A former commander with the St. Tammany Parish Sheriff’s Office claims he was demoted and ultimately fired after he refused to buy tickets to a campaign event for the sheriff, according to a federal lawsuit.
Clinton Mathews, a 17-year veteran of the sheriff’s office, claims said he was “demoted, transferred and retaliated against” after he declined to purchase $250-a-plate tickets to Sheriff Jack Strain’s 2011 campaign gala.
Despite having an unblemished work record, and once being named Officer of the Year, Mathews said he was subjected to a series of discriminatory reprisals until he was fired in October 2012.
Mathews was a lieutenant in the narcotics division when a supervisor, Capt. Barney Tyrney, asked him to buy a ticket and encourage other deputies under his command to do the same, according to the suit. When Mathews refused, Tyrney issued “threats” and “strong arm tactics.”
“Mr. Mathews soon began experiencing a hostile work environment and discriminatory employment acts,” the lawsuit states.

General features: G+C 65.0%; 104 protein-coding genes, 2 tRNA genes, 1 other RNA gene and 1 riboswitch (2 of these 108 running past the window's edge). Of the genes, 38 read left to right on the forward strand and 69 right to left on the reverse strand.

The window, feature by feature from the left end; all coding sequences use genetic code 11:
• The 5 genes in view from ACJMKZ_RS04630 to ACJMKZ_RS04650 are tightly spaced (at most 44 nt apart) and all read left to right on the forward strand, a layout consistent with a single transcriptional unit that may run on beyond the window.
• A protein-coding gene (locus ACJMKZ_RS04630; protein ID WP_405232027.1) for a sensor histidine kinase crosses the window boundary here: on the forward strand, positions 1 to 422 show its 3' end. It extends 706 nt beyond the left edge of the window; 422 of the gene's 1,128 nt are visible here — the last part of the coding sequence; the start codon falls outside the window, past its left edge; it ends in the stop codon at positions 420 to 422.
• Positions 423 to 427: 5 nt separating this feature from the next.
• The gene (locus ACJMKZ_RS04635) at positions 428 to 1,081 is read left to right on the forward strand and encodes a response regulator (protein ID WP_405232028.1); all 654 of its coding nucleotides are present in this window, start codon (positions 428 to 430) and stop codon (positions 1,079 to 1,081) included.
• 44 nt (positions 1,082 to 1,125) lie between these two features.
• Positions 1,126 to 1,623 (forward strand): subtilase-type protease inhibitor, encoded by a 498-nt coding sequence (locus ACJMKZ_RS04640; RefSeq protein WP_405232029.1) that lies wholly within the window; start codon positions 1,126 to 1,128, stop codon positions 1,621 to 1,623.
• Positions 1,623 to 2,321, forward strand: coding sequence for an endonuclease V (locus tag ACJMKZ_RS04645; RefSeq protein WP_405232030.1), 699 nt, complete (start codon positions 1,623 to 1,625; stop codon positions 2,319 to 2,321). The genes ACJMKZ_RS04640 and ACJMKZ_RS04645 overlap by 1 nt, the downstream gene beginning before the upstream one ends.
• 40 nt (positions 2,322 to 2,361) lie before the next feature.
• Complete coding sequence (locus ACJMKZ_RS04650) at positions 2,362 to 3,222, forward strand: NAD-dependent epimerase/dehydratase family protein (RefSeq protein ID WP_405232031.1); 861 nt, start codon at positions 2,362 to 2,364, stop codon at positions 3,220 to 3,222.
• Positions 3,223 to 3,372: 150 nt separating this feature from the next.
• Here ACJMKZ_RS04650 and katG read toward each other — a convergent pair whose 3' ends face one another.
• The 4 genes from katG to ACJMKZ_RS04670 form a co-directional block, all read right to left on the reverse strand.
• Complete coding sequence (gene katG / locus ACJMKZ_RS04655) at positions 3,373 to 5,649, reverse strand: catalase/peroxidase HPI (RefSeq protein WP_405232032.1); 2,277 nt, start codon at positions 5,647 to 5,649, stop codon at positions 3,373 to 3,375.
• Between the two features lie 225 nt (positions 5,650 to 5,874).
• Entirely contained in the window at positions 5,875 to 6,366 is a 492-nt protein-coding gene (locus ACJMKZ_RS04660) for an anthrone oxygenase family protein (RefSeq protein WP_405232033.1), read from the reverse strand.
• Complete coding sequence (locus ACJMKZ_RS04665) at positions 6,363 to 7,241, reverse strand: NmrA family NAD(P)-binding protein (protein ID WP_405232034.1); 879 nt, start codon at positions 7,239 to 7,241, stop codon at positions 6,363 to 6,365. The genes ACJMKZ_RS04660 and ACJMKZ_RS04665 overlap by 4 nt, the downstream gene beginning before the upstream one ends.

Among the reprisals, Mathews claimed he was demoted, transferred, given a “humiliating” job evaluation, subjected to an unnecessary internal investigation and, eventually, fired when he couldn’t return to full duty after a serious injury.
In a response to the lawsuit, Sheriff Strain issued this written statement: “The only thing more troubling to me than the frivolous nature of this lawsuit is the fact that WWL deems newsworthy the unsubstantiated claims of a disgruntled former employee.”
Mathews is suing Strain, Tyrney, Maj. Joseph Jarrell and Capt. Richard Magee for damages, back pay and reinstatement based on alleged civil rights violations. Mathews also claims violations under the state whistle blower statute.